On the offchance one of my aforementioned family is reading this, I don't think you're racist, or bad people, or anything like that. If you did vote for Trump as I suspect you did, then I desperately want to hear from you and understand where you're coming from, because I do not understand why you would want to vote for Trump. I also hope to share with you why I am now deeply afraid of what the next few years will bring. One of my end goals is to help you understand (perhaps not agree, but understand) why people say voting for Trump was an inherently racist thing to do, regardless of how you conduct your personal life and interactions with people of color. I think about 60% of the problem is about definitions, and I want to have enough of a dialogue that we can share at least that much. I'm coming for Christmas. Let's have some good, healthy, discussion!
You can be open-minded without abandoning your principles. You can listen without abandoning your principles. [see section 2D]
Part 2C: Not everyone can or should do this
To be clear, people have a lot of reasons for legitimate anger. I do not blame a POC who suffers countless microagressions (or macroaggressions) for refusing to talk to racist white people, or to white people at all, really. I do not blame anyone who has suffered at our hands for yelling at us.
But I also do not believe that either yelling or isolating yourself will help convince anyone to become an ally, and I, as an ally, don't have an excuse to do either of these things. Don't get me wrong, I'm angry, but I can control it. I haven't been hurt to the point where I can't have a reasonable conversation, and I'm not in danger from having these conversations, and so I do not have the luxury of cutting distasteful opinions out of my life. It's my job as an ally to engage with those views and try to change them by learning from each other, so that the people who are hurt don't have to. There are a lot of Trump voters, and they're not going to just go away if we ignore them or yell at them. If you are in a place where you can engage, I encourage you to do so. Take some of the discomfort onto yourself to save your country and your friends.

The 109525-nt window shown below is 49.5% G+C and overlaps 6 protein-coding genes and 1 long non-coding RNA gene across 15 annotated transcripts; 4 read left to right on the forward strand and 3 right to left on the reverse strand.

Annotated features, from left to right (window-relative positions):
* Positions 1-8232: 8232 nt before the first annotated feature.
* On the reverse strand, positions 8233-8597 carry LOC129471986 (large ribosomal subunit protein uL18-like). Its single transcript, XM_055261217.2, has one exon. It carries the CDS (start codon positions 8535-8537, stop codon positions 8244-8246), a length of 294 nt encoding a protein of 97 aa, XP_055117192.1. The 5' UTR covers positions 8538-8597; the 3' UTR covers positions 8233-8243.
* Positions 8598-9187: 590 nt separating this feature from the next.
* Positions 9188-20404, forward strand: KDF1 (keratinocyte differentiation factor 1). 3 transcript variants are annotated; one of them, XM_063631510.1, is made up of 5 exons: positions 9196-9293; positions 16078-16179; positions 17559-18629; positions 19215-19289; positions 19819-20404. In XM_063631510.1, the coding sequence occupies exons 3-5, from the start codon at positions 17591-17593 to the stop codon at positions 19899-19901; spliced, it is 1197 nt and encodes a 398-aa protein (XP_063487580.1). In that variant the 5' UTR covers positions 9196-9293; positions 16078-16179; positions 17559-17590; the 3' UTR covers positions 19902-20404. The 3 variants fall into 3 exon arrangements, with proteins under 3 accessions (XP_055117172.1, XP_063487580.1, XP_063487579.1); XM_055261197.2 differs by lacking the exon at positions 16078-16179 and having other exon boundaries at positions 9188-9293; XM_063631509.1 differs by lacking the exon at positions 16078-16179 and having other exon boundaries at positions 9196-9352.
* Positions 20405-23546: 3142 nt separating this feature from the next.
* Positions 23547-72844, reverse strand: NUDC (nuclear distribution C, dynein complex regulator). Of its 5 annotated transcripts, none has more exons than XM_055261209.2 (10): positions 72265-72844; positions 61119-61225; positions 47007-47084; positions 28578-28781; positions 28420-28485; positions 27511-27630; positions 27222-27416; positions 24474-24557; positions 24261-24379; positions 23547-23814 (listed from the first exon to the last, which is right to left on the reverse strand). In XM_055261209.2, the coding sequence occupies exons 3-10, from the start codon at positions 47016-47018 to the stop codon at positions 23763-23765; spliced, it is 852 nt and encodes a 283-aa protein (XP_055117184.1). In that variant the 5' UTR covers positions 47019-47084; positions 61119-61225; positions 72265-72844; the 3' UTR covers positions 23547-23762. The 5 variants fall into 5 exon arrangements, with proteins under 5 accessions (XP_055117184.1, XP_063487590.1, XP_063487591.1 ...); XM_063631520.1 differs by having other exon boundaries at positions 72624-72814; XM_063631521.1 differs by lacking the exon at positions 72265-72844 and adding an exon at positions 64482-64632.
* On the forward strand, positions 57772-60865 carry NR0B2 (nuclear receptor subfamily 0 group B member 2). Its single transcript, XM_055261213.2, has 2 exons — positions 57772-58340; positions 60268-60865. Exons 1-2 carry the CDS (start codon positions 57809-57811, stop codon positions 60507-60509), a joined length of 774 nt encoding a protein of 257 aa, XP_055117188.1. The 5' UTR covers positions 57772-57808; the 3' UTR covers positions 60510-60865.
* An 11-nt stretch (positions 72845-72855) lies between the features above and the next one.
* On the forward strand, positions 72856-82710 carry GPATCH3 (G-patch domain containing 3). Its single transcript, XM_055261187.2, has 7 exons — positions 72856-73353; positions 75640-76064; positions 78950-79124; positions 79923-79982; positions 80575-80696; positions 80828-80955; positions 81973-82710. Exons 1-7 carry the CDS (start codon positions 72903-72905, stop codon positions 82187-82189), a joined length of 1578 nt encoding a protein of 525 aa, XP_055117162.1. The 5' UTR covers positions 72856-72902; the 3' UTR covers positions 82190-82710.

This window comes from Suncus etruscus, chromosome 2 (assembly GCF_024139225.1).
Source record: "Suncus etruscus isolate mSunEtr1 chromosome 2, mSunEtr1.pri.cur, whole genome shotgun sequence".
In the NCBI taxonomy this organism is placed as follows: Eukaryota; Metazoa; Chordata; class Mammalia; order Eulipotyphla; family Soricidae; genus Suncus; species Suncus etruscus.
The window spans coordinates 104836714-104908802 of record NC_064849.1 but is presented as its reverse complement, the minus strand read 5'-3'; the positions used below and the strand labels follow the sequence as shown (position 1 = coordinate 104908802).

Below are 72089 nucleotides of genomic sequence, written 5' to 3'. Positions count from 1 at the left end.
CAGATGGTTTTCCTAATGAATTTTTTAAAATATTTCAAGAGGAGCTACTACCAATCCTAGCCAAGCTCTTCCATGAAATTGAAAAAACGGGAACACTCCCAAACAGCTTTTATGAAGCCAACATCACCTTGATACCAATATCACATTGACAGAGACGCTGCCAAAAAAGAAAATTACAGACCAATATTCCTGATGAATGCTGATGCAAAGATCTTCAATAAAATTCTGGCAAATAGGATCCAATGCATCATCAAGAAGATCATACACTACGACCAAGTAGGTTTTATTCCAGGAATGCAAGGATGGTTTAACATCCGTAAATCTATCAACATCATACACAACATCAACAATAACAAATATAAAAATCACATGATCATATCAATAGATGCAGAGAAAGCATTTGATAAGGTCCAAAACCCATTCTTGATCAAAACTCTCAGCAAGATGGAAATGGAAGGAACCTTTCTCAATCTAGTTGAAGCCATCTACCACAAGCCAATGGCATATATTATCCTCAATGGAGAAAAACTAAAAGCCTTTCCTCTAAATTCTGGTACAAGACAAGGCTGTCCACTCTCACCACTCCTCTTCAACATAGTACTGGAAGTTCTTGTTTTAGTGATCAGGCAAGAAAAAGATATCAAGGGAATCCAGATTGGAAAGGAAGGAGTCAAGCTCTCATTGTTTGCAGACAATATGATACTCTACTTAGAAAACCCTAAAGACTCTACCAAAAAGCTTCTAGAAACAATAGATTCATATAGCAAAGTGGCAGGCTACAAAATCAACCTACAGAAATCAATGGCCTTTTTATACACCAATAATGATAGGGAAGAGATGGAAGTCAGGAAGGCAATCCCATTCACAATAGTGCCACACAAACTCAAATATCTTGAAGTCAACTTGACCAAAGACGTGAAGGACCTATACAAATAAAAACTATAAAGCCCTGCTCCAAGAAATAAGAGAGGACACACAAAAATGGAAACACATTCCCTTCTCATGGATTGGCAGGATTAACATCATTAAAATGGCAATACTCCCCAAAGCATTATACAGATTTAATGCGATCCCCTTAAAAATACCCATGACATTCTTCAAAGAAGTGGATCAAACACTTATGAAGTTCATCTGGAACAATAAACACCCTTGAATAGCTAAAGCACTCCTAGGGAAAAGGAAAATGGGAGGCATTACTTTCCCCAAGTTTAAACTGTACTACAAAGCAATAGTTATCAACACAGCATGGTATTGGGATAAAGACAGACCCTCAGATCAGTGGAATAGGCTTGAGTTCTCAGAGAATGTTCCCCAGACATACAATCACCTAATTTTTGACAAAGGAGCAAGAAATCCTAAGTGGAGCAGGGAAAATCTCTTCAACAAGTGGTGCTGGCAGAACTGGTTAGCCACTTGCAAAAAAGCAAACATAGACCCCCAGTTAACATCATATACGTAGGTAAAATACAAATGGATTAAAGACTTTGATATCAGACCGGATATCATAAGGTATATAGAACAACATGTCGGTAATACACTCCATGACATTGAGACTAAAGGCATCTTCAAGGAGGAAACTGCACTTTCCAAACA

But if you are not in a place where you can conduct this constructive discourse, that's okay too. I understand the fear and rage, and for many, real physical danger. You deserve a break, and I am doing my best to help you get it.
Part 2D: Having an open mind does not mean abandoning your principles
To be clear, I'm not suggesting that I'm going to go talk to a bunch of people in the midwest, listen to them with an open mind, and then decide that maybe being racist is okay after all. I'm going to go in with the assumption that what they think is reasonable. Then I'm going to listen to what they say. Then, I'm going to think about it for a while, and decide whether or not it is compabible with what I already believe. If it is, congratulations, I've just learned something! If it's not, then I'm going to come back and point out why I have problems - rational or emotional or moral or logical - with what they said.
Only after I've shown that I'm willing to listen do I expect them to be willing to listen to me. Then I get to be the one saying what I believe, and why I think it's true. Someone has to go first. And I'm perfectly happy to have it be me if it means I can help our country and end this hate.
In a perfect world, they'd be willing to listen first. But I don't care, I'd rather suck it up and go first than have no one go at all.
I think people are missing the point when they argue either "we need to make people understand that voting for Trump was inherently racist" or "we need to sit down and understand Trump voters." Both of these aren't quite what I mean when I talk about an open mind.